A one-night count of the homeless in Evanston last month found a few more people considered homeless, but fewer of them actually sleeping on the street than two years earlier.

The count, conducted by volunteers and staff members from local housing agencies, was presented to the City Council’s Human Services Committee Monday night.

It showed that the survey located 127 people this year, compared to 116 during a similar survey two years ago.

This year 57 people reported they slept in the street or a park or train station, compared to 65 in the earlier study.

This year 40 said they had found a temporary place to stay with friends, while only 17 said that two years ago.

Suzanne Calder, the chair of the Evanston Alliance on Homelessness, told the committee that the group was formed in the mid-1990s when the federal government required communities seeking federal funding to help the homeless form such a group.

The alliance has about 40 social-agency members and currently four of its member agencies receive nearly $1 million a year in federal funds to aid the homeless.

Calder said the group is considering becoming part of a suburban Cook County group addressing homeless issues, which has professional staffing the local group lacks and access to a larger federal funding pool.

Paul Selden, executive director of Connections for the Homeless, told the committee that in addition to people in Evanston living on the street, another 350 to 400 people are housed in homeless shelters or nursing homes with no arrangements for stable housing and 350 to 500 more are “doubled-up” with family or friends but with no stable housing.

Bill Smith is the editor and publisher of Evanston Now.

Join the Conversation


  1. Homeless count
    Interpreting the biennial homeless count requires a deeper understanding of the issues than were presented in your article. The notion that there were fewer people living on the street in this years count is technically true but factually false. First of all, the overall count is up. This count includes individuals who did not spend the previous night in Evanston. From the point of view of the federal Department of Housing and Urban Development (HUD), such individuals do not count. From our point of view, they do. By and large these individuals spend their days in Evanston and receive services in Evanston, and have most often lived in Evanston their entire lives, but at night they ride the trains or go out to O’Hare where they find a some place to sleep. Secondly, while more individuals indicate that they spent the previous night staying with a friend, it is important to understand that that most often means that they staid in a friend’s garage or in a basement or on a landing in a friend’s building. It does not mean that they were not homeless. Finally, it is important to understand that this is a “point in time” count. While there is a significant group of individuals who live on the street for long periods of time (often for years), there is a much larger group who are there for a short period of time–sometimes weeks or months but less than a year. The point in time count showed that half of the individuals in the count were chronic–i.e. long time street dwellers. The other half were transitional homeless. Our figures based on several years of data show that over the last ten years the number of homeless appearing on the street is exploding. In 2007 we worked with 276. In 2008 we worked with 400, and in 2009 we are expecting to work with nearly 500. This means that there has been an explosion of transitional homeless. There is no way to see this in a point-in time count.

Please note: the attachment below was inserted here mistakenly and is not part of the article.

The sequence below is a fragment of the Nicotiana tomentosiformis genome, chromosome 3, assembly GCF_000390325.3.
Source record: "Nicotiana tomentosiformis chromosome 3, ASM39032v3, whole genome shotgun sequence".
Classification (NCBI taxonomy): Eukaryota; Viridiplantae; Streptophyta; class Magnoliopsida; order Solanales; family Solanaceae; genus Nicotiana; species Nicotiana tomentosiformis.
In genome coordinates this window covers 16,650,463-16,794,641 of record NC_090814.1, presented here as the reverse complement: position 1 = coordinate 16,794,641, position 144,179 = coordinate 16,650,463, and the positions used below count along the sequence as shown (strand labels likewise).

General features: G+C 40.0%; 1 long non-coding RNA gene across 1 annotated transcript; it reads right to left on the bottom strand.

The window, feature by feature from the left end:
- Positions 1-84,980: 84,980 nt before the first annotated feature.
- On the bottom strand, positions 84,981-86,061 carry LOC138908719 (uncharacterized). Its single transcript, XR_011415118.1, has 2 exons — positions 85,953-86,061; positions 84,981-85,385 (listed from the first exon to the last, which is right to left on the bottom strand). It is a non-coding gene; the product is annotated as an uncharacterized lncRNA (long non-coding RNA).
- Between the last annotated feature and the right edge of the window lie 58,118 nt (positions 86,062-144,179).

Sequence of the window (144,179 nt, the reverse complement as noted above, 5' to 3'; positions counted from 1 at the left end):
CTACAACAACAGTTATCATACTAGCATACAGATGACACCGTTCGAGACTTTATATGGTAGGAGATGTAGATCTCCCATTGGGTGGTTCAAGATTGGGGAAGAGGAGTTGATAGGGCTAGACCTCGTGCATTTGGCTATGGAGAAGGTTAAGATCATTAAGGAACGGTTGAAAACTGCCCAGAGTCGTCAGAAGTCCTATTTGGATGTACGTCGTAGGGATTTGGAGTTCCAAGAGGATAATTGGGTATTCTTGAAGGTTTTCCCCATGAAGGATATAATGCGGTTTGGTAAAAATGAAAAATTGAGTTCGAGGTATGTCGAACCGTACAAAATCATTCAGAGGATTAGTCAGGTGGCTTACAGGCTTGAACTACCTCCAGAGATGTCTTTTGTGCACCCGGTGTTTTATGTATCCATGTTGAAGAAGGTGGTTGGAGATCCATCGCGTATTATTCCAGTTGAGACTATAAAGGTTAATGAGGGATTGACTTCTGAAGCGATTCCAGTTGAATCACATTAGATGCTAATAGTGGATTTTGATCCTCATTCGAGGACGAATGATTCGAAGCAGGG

One last comment: for me the most troubling statistic in this years point in time count is the number of women that appeared in the count. The last time we did this, women constituted approximately 25% of the population. This year they are over a third.

  2. How do we help the homeless?
    Giving money to homeless on the street does not seem to help. Is there any way to help them find a job to get on their feet?

    1. Connections for the Homeless – EntryPoint
      Connections for the Homeless (see the website linked above) has a local number you can call free of charge 1-800-439-6691 to have a social worker meet with the individual you are concerned about and offer them the services available in Evanston, including both immediate assistance and case management. When I worked in retail downtown, they were an invaluable resource. Donating money to this charity and calling on them for services does a lot of good.

      Find out more about Brummel Park Neighbors and 75,000 Hours

Leave a comment
The goal of our comment policy is to make the comments section a vibrant yet civil space. Treat each other with respect — even the people you disagree with. Whenever possible, provide links to credible documentary evidence to back up your factual claims.

Your email address will not be published. Required fields are marked *